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With Rommel in the Desert (War & Warriors Series) [Hardcover]

Heinz-W. Schmidt
4.0 out of 5 stars  See all reviews (1 customer review)

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Book Description

31 Dec 1991 War & Warriors Series
Originally published in 1973 by White Lion. A first-hand account offering a perspective on Rommel's African campaign. Schmidt was close to Rommel throughout the two years of the campaign and provides details of the military action alongside personal perspectives of fellow-officers.
--This text refers to an out of print or unavailable edition of this title.

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Product details

  • Hardcover
  • Publisher: Noontide Press,U.S.; UNKNOWN edition (31 Dec 1991)
  • Language: English
  • ISBN-10: 0939482398
  • ISBN-13: 978-0939482399
  • Product Dimensions: 23.9 x 15.7 x 2.8 cm
  • Average Customer Review: 4.0 out of 5 stars  See all reviews (1 customer review)
  • Amazon Bestsellers Rank: 2,921,230 in Books (See Top 100 in Books)

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Most Helpful Customer Reviews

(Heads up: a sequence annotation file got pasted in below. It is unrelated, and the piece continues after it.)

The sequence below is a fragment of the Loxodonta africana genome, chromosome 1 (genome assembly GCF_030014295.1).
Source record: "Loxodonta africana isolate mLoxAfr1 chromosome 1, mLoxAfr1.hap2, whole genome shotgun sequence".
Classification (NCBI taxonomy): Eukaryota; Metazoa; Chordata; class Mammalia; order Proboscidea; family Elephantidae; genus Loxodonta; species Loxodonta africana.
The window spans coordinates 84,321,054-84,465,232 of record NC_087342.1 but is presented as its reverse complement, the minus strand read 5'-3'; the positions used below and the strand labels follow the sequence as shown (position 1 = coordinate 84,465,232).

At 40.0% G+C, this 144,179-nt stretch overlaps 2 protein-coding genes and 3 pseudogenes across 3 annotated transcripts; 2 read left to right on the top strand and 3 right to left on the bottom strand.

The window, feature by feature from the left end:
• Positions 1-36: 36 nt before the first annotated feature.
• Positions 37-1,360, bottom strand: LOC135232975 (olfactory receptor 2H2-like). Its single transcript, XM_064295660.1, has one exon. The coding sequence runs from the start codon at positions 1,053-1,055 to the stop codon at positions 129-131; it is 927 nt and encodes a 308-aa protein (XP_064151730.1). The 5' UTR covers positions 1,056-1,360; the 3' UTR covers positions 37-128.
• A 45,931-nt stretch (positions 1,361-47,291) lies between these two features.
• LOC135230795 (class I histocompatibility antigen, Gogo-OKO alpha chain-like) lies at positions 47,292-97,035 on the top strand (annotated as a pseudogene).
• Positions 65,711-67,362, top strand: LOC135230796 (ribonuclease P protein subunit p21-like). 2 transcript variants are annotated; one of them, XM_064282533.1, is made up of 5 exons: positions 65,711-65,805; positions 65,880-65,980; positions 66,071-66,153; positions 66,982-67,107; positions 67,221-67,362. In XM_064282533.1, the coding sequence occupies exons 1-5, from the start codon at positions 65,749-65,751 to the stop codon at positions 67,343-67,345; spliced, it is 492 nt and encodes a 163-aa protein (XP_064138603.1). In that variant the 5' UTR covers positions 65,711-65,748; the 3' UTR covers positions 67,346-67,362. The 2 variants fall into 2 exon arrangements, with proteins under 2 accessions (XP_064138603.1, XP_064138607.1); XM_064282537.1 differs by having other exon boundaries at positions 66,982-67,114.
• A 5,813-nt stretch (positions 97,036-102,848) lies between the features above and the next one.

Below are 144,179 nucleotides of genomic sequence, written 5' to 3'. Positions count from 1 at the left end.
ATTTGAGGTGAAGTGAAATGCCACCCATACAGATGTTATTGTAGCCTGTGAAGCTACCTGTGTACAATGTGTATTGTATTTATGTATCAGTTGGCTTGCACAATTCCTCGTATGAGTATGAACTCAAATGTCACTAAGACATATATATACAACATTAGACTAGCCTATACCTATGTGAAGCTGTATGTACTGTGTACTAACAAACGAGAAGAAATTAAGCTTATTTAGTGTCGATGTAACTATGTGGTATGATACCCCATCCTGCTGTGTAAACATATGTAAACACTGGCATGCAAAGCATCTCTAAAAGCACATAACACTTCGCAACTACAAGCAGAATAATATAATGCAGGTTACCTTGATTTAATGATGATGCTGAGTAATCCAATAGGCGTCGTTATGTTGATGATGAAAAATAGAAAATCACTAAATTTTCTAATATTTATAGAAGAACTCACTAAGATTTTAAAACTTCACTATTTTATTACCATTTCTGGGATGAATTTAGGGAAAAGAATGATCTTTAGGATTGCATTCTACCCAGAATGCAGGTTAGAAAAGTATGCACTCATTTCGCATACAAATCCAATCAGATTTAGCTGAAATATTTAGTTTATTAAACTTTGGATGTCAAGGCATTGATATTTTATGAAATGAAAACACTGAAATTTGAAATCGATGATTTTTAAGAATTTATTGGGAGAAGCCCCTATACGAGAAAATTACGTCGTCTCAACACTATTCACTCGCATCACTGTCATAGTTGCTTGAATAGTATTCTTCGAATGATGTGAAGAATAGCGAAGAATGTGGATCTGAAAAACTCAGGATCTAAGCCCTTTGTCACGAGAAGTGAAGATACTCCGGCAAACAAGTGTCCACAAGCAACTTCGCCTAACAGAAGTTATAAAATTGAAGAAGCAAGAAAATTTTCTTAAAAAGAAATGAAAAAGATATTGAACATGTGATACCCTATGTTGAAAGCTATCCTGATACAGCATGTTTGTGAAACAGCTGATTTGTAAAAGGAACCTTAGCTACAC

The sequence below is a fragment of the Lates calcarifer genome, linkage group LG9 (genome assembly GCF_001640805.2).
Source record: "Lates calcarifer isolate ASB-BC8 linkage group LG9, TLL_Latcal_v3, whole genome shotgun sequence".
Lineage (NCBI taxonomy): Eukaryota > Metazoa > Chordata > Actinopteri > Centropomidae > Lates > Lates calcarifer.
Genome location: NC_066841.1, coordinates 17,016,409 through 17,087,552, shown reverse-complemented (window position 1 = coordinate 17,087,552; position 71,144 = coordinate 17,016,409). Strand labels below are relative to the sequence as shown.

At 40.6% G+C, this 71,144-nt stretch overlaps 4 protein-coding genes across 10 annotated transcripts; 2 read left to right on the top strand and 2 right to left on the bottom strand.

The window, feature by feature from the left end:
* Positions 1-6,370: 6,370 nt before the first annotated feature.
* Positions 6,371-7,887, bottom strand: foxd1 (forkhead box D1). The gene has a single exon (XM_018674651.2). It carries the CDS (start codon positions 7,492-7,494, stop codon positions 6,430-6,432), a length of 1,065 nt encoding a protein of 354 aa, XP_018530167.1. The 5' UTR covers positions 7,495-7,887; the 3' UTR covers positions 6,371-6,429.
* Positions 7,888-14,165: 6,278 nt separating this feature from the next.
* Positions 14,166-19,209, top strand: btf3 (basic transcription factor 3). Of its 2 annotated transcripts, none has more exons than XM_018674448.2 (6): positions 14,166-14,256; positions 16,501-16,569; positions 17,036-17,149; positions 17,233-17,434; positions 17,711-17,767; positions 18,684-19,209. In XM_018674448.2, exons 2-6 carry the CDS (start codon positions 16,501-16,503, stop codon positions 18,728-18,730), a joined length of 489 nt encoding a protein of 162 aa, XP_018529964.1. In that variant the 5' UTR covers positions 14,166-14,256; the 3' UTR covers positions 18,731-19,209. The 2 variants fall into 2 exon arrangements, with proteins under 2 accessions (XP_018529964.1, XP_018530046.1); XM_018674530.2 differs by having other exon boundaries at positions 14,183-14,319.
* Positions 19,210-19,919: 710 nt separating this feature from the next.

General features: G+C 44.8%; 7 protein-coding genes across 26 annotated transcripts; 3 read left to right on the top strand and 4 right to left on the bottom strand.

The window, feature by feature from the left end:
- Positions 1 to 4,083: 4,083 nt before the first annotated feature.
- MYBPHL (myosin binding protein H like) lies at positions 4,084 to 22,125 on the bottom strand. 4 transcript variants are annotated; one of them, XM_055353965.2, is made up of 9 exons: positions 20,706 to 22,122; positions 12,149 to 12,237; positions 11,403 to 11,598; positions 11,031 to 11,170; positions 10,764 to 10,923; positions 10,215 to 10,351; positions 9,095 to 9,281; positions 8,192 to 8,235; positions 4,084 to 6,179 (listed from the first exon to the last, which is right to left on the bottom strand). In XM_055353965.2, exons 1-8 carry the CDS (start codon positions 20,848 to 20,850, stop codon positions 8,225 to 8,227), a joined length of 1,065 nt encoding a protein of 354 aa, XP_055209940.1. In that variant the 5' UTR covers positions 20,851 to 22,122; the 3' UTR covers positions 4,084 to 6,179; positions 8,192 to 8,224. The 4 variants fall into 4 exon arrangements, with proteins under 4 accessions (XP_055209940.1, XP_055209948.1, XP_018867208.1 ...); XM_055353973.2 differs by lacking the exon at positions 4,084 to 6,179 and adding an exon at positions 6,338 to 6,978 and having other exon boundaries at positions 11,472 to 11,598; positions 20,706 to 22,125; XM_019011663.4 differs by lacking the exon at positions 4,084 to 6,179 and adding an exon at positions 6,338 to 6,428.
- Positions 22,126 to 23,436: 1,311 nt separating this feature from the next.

0 of 1 people found the following review helpful
4.0 out of 5 stars a modest biography of Rommel 8 May 2013
It's a long time since I read this book and to be honest I don't remember much about it except one anecedote. In it the narrator is rounding up a group of british POW's one of whom, an officer, complains that it is "not fair" that the germans are using a flak gun (the famous 88) against british tanks. To which the narrator replies that it is "not fair" that the British are using tanks against the Germans that can only be knocked out by the "88". Rommel always had the last word, even after defeat. This was probably one of the books (along with "The guns of August" by Barbara Tuchman and Alexander Solzhenitsyn) that kickstarted by interest in military history. As a remember the book although it tells the story of a military genius and hero (some might say) it does so in a very unassuming way. The narrator admires and respects his subject and feels an honour to have served with him but he doesn't worship Rommel which is what I mean by calling this book "a modest biography of Rommel".
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Amazon.com: 4.0 out of 5 stars  6 reviews
10 of 10 people found the following review helpful
5.0 out of 5 stars My first book ever 9 Jun 2001
By G. Martinez Funes - Published on Amazon.com
I have to say I'm biased, for this book marked a decisive moment of my childhood. This was the FIRST book I read in my life. I was eight y.o. then, and I stole it from my father's bookshelf. I loved the book, even if I didn't understand it all. I read it so many times that I'm sure I knew it better than Mr. Schmidt. It's war, written from a very personal and somewhat innocent point of view. After this book, I devoured everything that was printed, and still do. Thanks, Mr. Schmidt, you'll never know how important you've been to me.